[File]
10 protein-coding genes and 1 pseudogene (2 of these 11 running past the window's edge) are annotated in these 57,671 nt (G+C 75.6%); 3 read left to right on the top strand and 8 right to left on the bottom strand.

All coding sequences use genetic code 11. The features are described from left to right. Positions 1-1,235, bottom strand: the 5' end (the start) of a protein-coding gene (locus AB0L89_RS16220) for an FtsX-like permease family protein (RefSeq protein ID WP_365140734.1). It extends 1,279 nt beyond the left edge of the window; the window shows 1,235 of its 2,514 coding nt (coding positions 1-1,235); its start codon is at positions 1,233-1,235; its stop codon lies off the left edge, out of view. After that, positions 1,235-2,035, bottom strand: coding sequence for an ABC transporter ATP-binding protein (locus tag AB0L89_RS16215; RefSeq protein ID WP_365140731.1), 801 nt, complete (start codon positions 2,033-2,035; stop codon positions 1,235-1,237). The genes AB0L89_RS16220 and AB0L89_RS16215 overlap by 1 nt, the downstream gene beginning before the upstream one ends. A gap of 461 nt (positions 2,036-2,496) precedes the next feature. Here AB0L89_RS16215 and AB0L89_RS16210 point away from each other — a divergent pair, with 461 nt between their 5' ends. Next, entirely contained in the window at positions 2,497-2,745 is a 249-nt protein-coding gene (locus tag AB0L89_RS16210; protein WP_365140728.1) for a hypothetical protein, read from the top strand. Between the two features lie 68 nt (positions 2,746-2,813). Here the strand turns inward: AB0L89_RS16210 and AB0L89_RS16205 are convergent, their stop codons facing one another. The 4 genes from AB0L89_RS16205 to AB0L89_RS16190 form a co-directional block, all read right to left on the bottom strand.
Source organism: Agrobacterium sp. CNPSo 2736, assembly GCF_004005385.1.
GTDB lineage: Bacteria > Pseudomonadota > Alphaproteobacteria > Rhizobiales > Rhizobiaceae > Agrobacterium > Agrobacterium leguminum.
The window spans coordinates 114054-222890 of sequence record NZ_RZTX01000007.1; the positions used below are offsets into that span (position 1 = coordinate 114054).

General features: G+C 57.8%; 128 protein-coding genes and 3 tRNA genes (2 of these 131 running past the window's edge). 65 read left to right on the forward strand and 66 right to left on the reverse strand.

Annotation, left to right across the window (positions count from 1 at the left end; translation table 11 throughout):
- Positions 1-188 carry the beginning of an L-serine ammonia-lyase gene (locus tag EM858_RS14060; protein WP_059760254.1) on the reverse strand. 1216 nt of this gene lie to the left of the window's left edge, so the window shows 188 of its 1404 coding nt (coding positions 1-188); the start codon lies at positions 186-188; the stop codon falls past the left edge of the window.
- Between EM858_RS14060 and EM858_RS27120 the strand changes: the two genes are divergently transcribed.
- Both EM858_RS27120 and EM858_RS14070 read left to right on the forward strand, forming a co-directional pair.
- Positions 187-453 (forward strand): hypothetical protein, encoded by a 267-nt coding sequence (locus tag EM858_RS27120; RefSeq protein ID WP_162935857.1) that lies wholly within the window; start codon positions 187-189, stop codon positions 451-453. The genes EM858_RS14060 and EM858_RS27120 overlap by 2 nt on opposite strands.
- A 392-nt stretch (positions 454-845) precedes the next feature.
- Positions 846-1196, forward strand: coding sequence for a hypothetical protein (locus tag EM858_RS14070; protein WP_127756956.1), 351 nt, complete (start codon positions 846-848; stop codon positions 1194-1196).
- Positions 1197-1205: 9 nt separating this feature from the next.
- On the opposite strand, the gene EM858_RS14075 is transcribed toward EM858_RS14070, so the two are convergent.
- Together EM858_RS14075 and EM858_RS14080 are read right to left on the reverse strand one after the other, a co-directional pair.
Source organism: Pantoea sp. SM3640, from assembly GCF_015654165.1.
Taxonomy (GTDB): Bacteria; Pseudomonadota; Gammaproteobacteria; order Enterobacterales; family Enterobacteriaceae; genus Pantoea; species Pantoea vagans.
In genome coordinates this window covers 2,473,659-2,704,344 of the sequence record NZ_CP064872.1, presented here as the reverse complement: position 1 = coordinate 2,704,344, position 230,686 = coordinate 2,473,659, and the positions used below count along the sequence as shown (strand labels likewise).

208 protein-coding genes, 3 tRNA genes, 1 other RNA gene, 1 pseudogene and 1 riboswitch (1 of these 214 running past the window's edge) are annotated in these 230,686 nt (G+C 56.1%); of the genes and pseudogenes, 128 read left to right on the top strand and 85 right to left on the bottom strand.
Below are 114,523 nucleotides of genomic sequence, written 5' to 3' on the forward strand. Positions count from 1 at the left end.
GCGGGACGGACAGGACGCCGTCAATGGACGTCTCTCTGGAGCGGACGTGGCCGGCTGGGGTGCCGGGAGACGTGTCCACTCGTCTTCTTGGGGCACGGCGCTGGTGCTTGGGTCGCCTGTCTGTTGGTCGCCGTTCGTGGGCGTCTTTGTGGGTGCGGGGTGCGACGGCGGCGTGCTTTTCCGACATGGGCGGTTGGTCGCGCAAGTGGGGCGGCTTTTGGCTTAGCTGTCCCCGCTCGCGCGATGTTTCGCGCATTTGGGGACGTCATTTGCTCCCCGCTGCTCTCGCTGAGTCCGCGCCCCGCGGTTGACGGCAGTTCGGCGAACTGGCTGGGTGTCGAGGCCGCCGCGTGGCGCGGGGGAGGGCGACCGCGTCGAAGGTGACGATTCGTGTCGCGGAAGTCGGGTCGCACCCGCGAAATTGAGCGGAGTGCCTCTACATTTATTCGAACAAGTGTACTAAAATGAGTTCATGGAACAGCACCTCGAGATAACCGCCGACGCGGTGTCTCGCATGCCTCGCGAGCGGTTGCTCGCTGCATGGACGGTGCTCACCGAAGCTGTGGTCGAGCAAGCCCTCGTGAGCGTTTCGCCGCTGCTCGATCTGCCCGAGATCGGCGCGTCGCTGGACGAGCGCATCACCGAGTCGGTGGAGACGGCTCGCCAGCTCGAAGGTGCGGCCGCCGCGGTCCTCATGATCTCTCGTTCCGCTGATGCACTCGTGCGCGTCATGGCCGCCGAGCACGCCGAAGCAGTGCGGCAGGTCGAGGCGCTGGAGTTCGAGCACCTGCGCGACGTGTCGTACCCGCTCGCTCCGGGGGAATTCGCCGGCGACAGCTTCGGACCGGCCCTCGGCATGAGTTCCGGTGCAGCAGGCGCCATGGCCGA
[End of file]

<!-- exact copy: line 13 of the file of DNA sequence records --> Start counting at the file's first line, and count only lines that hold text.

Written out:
- Positions 846-1196, forward strand: coding sequence for a hypothetical protein (locus tag EM858_RS14070; protein WP_127756956.1), 351 nt, complete (start codon positions 846-848; stop codon positions 1194-1196).